Above all of that, the biggest reason I would never tell you to leave this marriage is because of the Lord. What do you TRULY believe God would have you do? What would Jesus do? Could you imagine Him breaking up His visual picture of His love for the church to pursue His own happiness at the expense of the happiness of others? And what does this say about your character? Is it okay to make sacred vows and abandon them for the pursuit of seeking happiness? And what happened to the belief that “God brought us together?” You now want to leave this man that He brought you together to be with to “love, honor, and cherish.” Isn’t that what you promised?
Jeanine, truly, this is a terrible place to be. But I don’t think God will keep you at an unhappy place for the rest of your life. I believe that as you seek God’s heart–to live “a life of love” as we’re told to do in the Bible– to be prayerful, loving, ministry minded, and seek God with your whole heart — God will work within you and through you to experience His joy and spread His joy. I know this is possible. I’ve seen it happen many, many times before. In the Bible we’re told that God is the “lifter of our head.” Pursue God’s will for your life. Ask Him to lift your head as you look to Him for your daily joy. Don’t dump out on your vows. Look for ways that God would have you live out your vows so you are in the center of His will. If your husband loves God and you love God… all things are possible!
“May the God who gives endurance and encouragement give you a spirit of unity among yourselves as you follow Christ Jesus, so that with one heart and mouth you may glorify the God and Father of our Lord Jesus Christ!” (Romans 15:5-6)
Wonderful response!!! My husband and I are DivorceCare facilitators and it is heartbreaking to see the many hurting and wounded people who were left because someone decided that they weren’t ‘happy’ and believed that was a worthwhile pursuit.
Thank you for sharing the truth in love!
Thank you Sheri. This is such a difficult situation. We WANT to give everyone the answer they are seeking. But that’s not always the one that God would have us give. As you said, there are too many “hurting and wounded people who were left because someone decided they weren’t ‘happy.'” We just keep pushing the hurt off to others so we can “move on” and pursue another type of happiness. Meanwhile devastation just keeps multiplying. Thank you for your supportive words. May God wake help us (including you and your husband) to help others so there is a little less pain in this present world. God bless!
Just reading the first two paragraphs of your story, a 12-year age gap is by far the least of your problems in your marriage, which is to say it isn’t a problem at all.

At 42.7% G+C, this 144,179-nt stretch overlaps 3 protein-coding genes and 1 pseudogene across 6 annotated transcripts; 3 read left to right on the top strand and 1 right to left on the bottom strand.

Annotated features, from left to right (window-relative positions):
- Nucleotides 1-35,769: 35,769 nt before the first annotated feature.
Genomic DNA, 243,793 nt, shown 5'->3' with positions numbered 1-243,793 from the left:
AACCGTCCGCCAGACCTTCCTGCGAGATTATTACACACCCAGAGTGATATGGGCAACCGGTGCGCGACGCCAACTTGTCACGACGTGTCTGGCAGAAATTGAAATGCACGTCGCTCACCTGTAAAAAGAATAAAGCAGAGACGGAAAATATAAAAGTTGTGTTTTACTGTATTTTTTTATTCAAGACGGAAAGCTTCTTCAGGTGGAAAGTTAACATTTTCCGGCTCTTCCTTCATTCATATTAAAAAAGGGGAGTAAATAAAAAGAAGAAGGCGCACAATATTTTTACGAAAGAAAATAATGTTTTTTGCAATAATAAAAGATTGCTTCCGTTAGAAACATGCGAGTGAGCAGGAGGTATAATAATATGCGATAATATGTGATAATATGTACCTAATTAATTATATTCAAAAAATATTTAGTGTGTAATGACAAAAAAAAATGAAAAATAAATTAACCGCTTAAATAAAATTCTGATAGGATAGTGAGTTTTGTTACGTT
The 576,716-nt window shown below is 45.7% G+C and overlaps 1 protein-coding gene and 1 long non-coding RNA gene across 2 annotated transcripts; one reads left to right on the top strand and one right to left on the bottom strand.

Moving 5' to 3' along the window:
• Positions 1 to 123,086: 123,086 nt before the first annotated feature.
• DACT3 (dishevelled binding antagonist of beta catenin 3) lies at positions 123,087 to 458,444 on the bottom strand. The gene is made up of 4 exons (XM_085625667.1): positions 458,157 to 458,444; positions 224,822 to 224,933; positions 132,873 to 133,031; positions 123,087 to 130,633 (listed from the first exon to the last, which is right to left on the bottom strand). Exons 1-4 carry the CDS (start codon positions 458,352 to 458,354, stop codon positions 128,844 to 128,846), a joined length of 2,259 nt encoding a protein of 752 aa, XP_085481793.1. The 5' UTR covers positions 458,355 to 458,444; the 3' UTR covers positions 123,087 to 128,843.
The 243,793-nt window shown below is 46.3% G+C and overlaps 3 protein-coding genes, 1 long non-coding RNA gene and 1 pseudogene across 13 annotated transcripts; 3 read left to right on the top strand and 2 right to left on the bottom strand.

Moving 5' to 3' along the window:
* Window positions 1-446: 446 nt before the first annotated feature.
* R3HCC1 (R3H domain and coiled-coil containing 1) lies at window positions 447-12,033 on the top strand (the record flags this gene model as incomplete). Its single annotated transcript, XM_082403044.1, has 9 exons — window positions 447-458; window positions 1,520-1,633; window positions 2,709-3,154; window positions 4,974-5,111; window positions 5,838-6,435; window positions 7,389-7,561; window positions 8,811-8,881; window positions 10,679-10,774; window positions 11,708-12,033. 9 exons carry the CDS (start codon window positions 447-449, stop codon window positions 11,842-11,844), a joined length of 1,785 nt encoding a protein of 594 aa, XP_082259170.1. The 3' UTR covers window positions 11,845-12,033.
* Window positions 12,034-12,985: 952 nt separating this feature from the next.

In a biblical marriage (versus a secular one), a 10, 20, or even 30 year age gap is irrelevant between two devout Christians, unless one of you are no longer able to have children but wants them. Most Christians see the primary mission of their marriage is to build God’s kingdom for His glory and, if biologically possible, bring more Christians into the world. Regardless of age, biblical marriage is about settling down, strengthening your faith with support from your spouse, having children, and raising them in the Christian faith with the help of friends, family and other fellow members of your church community. Moreover, the more children you have, the less time and money you will have for the social life of your days before marriage and children (as it should be). Therefore, there really is no issue of a 45 year-old husband trying to keep up with a young wife that has three kids because she will have enough to keep up with herself.
Thank you for this site. It has been very enlightening and very thought provoking. I found this sight to be very mindful in it’s thoughts to both sides of the younger and older, older and the younger in age, mind, body, health and spirit. I appreciate that God is the center of this conversation, knowledge, and commitment. Thank You Again For Your Heart and Ministry!
We appreciate your supportive words. They mean a lot to us to know that God is being glorified in what we do. God bless!
I would just like to say that these articles were very helpful to myself and my fiancé. We have a 42 year gap in our age. But when we’re together we don’t even notice it. We don’t even think about it. All we think about is what God is doing with us and for us and how he wants to use us together. Our relationship is so beautiful; we’re just so thankful to God for it. But there are people that know about us and they’re not very positive about it. They claim to be Christians but they don’t even pray about it. They don’t even ask God to show them if this is what he wants for us. They’re, unfortunately, very negative and hurtful and it makes me question their Christianity. I don’t see any fruits of the spirit in the things that they say. And it hurts my fiancé quite a bit. But God is helping her and he led her to this site and she shared it with me. So we both wanted to say thank you very much and God bless.